Television acts like a drug. Fernando was telling me this the other day. A study has demonstrated that when people watch TV they feel better than they did just before and just after.
“It makes them feel happy and relaxed,” Fernando said, “but it doesn’t last.”
Next day Laurel asked about reading: “Does it last longer than TV?”
Until Fernando and I can get funding to find out, I will deliver my hunch: yes, it lasts a great deal longer. Or it can, anyway.
I still remember the pleasure I got out of reading Robinson Crusoe when I was fifteen, lying on the kitchen floor with my head propped against the washing machine. And the feeling of divine discontent and longing I got reading The Wind in the Willows when I was sixteen and about thirty more times since then. And the sudden quivering jolt I felt in my spinal column reading E. D. Hirsch’s Validity in Interpretation at thirty-eight.
Then Laurel’s husband, Chris, asked, “And how did you feel watching It’s an Incredible Life?”
Hmm. I’m sure I felt good. But I don’t remember it.
“It’s because when you read, you become that character,” Laurel said. Surely that can be emotionally affecting. And I think there is something more, too.
Here’s what I think. Reading lasts—especially reading complex enough to engage you to the tip-end of your spine—because it takes so much work.
Television takes a little work, too. You have to pay attention a little bit, you have to remember a little bit. But as a genre, ordinary television programming doesn’t work you too hard. The canned laughter tells you when it’s funny, the actor’s voices tell you when they are sincere or sarcastic, the flash-backs remind you that the murder was done with a bullet to the brain.
Movies work you harder. I am talking about the complex ones, the arty ones. You have to pay attention more closely and remember more carefully and think more. Two weeks after watching Blowup you might still be trying to figure out what was real and what wasn’t.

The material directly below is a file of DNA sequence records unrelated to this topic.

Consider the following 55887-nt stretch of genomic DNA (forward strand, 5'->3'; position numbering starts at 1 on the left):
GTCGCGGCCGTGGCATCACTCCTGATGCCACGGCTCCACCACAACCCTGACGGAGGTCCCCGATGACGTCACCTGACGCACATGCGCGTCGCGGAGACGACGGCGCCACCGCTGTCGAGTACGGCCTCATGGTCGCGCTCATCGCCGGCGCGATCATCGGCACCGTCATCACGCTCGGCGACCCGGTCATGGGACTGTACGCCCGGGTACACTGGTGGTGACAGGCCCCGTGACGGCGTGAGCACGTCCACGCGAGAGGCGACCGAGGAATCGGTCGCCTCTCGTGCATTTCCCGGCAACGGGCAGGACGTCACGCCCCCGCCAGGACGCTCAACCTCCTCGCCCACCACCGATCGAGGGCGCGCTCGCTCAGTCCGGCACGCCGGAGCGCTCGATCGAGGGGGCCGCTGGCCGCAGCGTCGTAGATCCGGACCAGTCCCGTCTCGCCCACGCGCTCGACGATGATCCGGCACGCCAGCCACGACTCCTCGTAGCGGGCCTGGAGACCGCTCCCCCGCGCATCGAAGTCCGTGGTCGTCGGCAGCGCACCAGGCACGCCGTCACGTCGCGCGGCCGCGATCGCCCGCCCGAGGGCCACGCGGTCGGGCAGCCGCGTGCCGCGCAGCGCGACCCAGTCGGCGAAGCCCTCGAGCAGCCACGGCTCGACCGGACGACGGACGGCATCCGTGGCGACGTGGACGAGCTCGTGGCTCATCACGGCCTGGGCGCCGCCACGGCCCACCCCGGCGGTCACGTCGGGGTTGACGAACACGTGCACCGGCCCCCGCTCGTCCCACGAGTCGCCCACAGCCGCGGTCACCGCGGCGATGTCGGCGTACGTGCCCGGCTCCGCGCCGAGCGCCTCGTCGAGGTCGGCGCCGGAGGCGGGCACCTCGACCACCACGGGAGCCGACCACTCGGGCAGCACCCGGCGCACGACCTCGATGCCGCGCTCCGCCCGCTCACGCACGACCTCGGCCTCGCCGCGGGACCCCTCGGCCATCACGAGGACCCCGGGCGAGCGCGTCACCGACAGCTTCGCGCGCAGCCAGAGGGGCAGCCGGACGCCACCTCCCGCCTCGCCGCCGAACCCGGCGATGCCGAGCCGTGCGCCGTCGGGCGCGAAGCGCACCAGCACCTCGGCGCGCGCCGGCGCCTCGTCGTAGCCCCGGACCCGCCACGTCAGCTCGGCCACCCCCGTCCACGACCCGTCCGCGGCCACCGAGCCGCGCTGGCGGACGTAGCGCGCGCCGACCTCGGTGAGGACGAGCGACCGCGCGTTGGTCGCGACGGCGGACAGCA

Reading works you harder still. You have to construct the whole she-bang as you go along. You have to decode a sequence of alphabetic characters and construe grammar and build up a context and look words up in a dictionary.
You have to figure out that the names Alyosha and Alexey refer to the same person, and you have to remember that Dmitri is the only son who believed he had property.
You have to know that Aphrodite, Ares, and Apollo side with the Trojans and Hera, Athena, and Poseidon side with the Achaians, that these are gods and goddesses, not men and women, and that Ares is a two-face.
You have to realize when something is comic. When the spotted ponies begin walking through people’s houses, you must decide whether this is hilarious or merely incomprehensible.
Sometimes you have to supply a central fact of the story, because the author makes you work even for that: that the man taking the fishing trip is a traumatized war veteran. And sometimes a central fact is not even a fact but an unresolved dilemma: does the terrified boy who climbed to the top of the water tower climb down again?
Now what were we talking about? It started with television’s drug effect—drugs don’t last—and then there was something about the effects of books lasting, sometimes, for a very long time. Yes. And that reading, good reading, is work, because the author constructs a whole world, puts it into code, and then you have to reconstruct it with your own brain if you are ever going to get it at all.
Ah. And getting it is the whole point of doing it, because we become more than we were before.